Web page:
Cell C on Tuesday reported a full-year loss to 31 December 2020 of R5.5-billion. Dire as that sounds, it marks an improvement on the first half of the year, when it turned in a R7.6-billion loss.
Chief financial officer Zaf Mahomed said that although the company made a full-year loss due to impairments and once-off costs, the second half of the financial year was “encouraging”.
“Our results reflect a business in transition. We are starting to see the impact of our changes which included a focus on more profitable subscribers and through the reduction in costs a shift to revenue-generating activities. The foundations are now in place,” Mahomed said in a statement.
Total revenue for the 12-month period was down by 8% to R13.8-billion (2019: R15.1-billion), with the largest part of the revenue contribution from its prepaid base at R6.2-billion (R6.9-billion).
“The company’s strategy of focusing on more profitable customers is bearing fruit as the average revenue per prepaid customer (Arpu) has increased by 28% on a year-on-year basis, despite a decline in its prepaid subscriber base by 15% to 9.2-million customers,” Cell C said in a statement.
Normalised Ebitda – a measure of operational profitability – was almost 30% higher at R4.1-billion as a result of the “positive impact of cost containment initiatives and the stabilisation of subscriber revenue and gross margin”. The normalised number excludes once-off costs, including expenses allocated to impairment, recapitalisation and the costs associated with network restoration.
Earnings before interest and tax improved from a loss of R5.3-billion in the first six months of 2020 to a profit of R1.8-billion in the second half. A net profit of R2.1-billion was declared for the last six months of the annual period. However, because of an impairment and once-off expenses in the first half of the year the net loss before tax was R5.5-billion (2019: loss of R4.1-billion).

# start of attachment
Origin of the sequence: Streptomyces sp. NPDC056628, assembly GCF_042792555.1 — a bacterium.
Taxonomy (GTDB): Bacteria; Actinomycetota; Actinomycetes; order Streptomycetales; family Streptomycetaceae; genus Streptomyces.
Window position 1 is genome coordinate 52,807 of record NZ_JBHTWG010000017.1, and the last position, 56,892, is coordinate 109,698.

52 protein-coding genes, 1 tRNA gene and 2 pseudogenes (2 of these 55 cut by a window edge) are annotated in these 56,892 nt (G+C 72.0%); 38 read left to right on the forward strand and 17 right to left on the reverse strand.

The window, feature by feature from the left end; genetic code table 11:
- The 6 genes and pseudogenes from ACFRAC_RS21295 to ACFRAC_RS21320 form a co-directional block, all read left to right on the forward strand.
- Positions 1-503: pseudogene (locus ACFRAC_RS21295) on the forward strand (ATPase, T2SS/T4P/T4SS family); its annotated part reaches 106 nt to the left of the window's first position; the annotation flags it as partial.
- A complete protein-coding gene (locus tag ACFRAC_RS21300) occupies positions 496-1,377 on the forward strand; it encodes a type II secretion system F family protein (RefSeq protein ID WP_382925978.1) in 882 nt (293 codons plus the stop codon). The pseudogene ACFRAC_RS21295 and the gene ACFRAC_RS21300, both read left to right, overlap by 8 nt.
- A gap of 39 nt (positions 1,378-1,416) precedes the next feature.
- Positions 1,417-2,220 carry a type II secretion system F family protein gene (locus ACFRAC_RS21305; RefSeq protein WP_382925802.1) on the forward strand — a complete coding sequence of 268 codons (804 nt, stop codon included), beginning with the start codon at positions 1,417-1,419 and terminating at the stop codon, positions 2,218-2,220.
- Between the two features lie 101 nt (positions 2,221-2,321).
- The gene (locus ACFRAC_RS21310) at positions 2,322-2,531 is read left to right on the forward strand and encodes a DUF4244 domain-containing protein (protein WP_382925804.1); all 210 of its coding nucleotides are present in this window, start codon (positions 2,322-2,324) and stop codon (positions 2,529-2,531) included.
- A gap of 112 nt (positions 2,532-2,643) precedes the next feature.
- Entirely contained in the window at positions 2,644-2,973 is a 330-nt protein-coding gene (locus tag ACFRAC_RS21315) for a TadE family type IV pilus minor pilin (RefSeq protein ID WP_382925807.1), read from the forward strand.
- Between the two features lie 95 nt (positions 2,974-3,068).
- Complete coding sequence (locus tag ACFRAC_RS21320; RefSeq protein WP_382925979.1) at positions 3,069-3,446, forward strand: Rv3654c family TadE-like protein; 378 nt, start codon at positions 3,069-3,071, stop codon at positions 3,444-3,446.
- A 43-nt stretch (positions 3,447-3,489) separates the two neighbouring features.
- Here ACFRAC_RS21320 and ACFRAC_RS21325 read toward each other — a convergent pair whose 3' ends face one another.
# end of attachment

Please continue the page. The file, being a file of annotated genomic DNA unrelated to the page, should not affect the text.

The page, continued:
Cell C’s gross margin declined by 7% and cost optimisation resulted in overall direct expenses being 9% lower at R7-billion (2019: R7.7-billion).
CEO Douglas Craigie Stevenson said the decrease in its overall operating costs – on an annual basis the business removed more than R500-million worth of expenditure – and the focus on more profitable customers resulted in positive cash flow.
“Cell C is now generating cash and the performance shows that the business is operationally stronger,” Craigie Stevenson said. “The fit-for-purpose entity can effectively implement its business strategy and with a recapitalisation will benefit from a revised capital structure with manageable debt to ensure long-term sustainability.”
Cell C has not said when it expects to conclude the recapitalisation, which had been expected by the end of 2020.
However, Craigie Stevenson said Cell C’s focus in the future will be about evolving to a “digital lifestyle company that offers value for money solutions and services by understanding the needs of its customers”. This comes as the company begins to shut down its radio access network and rely on roaming partners MTN and Vodacom to provide services to its customers. Craigie Stevenson said this transition will take no more than three years to complete. — (c) 2021 NewsCentral Media